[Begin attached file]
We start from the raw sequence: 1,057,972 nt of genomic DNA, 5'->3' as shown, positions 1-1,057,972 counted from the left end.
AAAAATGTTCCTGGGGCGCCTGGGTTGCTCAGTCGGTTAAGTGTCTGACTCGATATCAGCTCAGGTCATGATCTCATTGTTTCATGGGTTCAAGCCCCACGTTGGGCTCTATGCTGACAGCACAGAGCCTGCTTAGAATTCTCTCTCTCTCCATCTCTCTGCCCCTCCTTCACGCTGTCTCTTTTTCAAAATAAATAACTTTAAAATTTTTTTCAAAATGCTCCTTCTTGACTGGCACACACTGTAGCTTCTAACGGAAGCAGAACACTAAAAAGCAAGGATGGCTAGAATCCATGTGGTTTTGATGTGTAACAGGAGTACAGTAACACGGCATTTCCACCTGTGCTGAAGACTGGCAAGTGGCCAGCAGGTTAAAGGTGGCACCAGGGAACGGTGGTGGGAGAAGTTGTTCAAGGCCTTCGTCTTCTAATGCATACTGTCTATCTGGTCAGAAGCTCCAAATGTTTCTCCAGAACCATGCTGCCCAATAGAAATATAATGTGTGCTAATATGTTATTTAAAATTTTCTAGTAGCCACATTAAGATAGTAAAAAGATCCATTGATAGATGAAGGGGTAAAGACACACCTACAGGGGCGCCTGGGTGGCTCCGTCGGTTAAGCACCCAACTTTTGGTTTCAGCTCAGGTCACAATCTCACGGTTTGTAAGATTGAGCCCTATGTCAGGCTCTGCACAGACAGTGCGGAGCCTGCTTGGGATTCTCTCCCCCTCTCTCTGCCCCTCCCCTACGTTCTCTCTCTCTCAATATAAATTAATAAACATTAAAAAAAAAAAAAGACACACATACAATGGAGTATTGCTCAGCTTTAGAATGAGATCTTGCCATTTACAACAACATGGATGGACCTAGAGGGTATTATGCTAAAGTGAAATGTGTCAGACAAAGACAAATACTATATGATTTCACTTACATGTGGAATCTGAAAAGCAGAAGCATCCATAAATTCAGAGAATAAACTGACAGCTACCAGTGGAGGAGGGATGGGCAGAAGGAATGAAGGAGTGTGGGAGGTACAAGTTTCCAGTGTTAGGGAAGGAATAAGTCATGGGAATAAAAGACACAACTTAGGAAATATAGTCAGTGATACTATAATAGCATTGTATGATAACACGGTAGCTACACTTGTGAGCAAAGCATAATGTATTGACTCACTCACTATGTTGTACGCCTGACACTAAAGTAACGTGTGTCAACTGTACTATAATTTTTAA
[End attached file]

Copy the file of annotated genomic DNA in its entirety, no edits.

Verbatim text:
We start from the raw sequence: 1,057,972 nt of genomic DNA, 5'->3' as shown, positions 1-1,057,972 counted from the left end.
AAAAATGTTCCTGGGGCGCCTGGGTTGCTCAGTCGGTTAAGTGTCTGACTCGATATCAGCTCAGGTCATGATCTCATTGTTTCATGGGTTCAAGCCCCACGTTGGGCTCTATGCTGACAGCACAGAGCCTGCTTAGAATTCTCTCTCTCTCCATCTCTCTGCCCCTCCTTCACGCTGTCTCTTTTTCAAAATAAATAACTTTAAAATTTTTTTCAAAATGCTCCTTCTTGACTGGCACACACTGTAGCTTCTAACGGAAGCAGAACACTAAAAAGCAAGGATGGCTAGAATCCATGTGGTTTTGATGTGTAACAGGAGTACAGTAACACGGCATTTCCACCTGTGCTGAAGACTGGCAAGTGGCCAGCAGGTTAAAGGTGGCACCAGGGAACGGTGGTGGGAGAAGTTGTTCAAGGCCTTCGTCTTCTAATGCATACTGTCTATCTGGTCAGAAGCTCCAAATGTTTCTCCAGAACCATGCTGCCCAATAGAAATATAATGTGTGCTAATATGTTATTTAAAATTTTCTAGTAGCCACATTAAGATAGTAAAAAGATCCATTGATAGATGAAGGGGTAAAGACACACCTACAGGGGCGCCTGGGTGGCTCCGTCGGTTAAGCACCCAACTTTTGGTTTCAGCTCAGGTCACAATCTCACGGTTTGTAAGATTGAGCCCTATGTCAGGCTCTGCACAGACAGTGCGGAGCCTGCTTGGGATTCTCTCCCCCTCTCTCTGCCCCTCCCCTACGTTCTCTCTCTCTCAATATAAATTAATAAACATTAAAAAAAAAAAAAGACACACATACAATGGAGTATTGCTCAGCTTTAGAATGAGATCTTGCCATTTACAACAACATGGATGGACCTAGAGGGTATTATGCTAAAGTGAAATGTGTCAGACAAAGACAAATACTATATGATTTCACTTACATGTGGAATCTGAAAAGCAGAAGCATCCATAAATTCAGAGAATAAACTGACAGCTACCAGTGGAGGAGGGATGGGCAGAAGGAATGAAGGAGTGTGGGAGGTACAAGTTTCCAGTGTTAGGGAAGGAATAAGTCATGGGAATAAAAGACACAACTTAGGAAATATAGTCAGTGATACTATAATAGCATTGTATGATAACACGGTAGCTACACTTGTGAGCAAAGCATAATGTATTGACTCACTCACTATGTTGTACGCCTGACACTAAAGTAACGTGTGTCAACTGTACTATAATTTTTAA